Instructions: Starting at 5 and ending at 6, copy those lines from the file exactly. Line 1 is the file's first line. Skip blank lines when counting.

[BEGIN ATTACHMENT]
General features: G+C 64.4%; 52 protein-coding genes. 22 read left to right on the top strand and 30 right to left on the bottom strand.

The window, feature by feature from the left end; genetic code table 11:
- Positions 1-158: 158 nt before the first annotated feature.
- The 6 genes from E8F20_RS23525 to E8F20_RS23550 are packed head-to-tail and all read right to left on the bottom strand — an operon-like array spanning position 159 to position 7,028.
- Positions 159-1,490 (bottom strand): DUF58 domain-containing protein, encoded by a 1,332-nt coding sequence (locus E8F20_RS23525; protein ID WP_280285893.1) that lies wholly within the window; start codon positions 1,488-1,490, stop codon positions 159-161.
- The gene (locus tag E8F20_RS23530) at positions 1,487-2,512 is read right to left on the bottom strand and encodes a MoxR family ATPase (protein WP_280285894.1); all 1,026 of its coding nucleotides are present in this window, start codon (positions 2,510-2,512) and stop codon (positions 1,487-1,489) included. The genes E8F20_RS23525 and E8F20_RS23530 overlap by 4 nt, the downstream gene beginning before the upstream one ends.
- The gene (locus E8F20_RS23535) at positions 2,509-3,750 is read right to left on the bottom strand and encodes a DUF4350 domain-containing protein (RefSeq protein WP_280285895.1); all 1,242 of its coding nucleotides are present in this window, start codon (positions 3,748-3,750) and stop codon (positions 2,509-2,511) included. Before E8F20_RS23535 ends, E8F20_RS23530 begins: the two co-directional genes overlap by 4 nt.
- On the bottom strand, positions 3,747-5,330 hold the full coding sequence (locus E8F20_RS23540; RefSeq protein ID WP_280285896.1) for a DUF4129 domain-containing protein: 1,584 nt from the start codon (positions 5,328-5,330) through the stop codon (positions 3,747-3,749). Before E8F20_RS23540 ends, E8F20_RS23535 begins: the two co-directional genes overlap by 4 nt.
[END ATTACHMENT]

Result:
- Positions 159-1,490 (bottom strand): DUF58 domain-containing protein, encoded by a 1,332-nt coding sequence (locus E8F20_RS23525; protein ID WP_280285893.1) that lies wholly within the window; start codon positions 1,488-1,490, stop codon positions 159-161.
- The gene (locus tag E8F20_RS23530) at positions 1,487-2,512 is read right to left on the bottom strand and encodes a MoxR family ATPase (protein WP_280285894.1); all 1,026 of its coding nucleotides are present in this window, start codon (positions 2,510-2,512) and stop codon (positions 1,487-1,489) included. The genes E8F20_RS23525 and E8F20_RS23530 overlap by 4 nt, the downstream gene beginning before the upstream one ends.